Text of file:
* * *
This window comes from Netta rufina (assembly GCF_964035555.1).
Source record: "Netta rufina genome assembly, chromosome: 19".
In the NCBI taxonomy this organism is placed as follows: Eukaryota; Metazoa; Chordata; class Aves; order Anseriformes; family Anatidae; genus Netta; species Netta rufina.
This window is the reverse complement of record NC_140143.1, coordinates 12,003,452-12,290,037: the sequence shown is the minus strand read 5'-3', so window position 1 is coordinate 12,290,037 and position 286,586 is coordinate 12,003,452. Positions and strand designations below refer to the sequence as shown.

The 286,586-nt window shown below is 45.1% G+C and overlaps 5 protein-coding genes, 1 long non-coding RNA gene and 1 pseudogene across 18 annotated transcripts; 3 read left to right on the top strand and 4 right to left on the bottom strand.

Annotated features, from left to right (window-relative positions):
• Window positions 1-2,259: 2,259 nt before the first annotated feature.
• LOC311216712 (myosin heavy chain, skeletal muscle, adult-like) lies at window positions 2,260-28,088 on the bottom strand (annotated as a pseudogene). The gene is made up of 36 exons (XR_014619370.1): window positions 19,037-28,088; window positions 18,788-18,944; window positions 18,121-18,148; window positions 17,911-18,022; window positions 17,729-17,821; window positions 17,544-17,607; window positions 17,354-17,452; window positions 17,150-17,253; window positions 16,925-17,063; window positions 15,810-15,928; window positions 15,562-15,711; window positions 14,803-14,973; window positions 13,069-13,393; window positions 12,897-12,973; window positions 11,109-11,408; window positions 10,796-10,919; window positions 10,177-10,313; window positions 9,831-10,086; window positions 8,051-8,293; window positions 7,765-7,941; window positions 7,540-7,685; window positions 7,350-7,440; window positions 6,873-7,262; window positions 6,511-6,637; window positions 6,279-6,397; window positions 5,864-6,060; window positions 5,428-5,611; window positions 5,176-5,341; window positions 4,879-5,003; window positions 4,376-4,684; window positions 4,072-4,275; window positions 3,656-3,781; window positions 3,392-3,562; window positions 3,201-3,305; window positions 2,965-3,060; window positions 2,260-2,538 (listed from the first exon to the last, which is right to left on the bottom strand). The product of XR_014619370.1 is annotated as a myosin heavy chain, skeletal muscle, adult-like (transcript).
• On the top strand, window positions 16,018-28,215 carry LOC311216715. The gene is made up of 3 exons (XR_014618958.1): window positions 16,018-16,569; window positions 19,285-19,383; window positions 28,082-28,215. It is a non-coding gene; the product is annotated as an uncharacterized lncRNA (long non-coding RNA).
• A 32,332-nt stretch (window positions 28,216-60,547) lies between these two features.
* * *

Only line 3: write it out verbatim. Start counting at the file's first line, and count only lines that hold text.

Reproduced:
In the NCBI taxonomy this organism is placed as follows: Eukaryota; Metazoa; Chordata; class Aves; order Anseriformes; family Anatidae; genus Netta; species Netta rufina.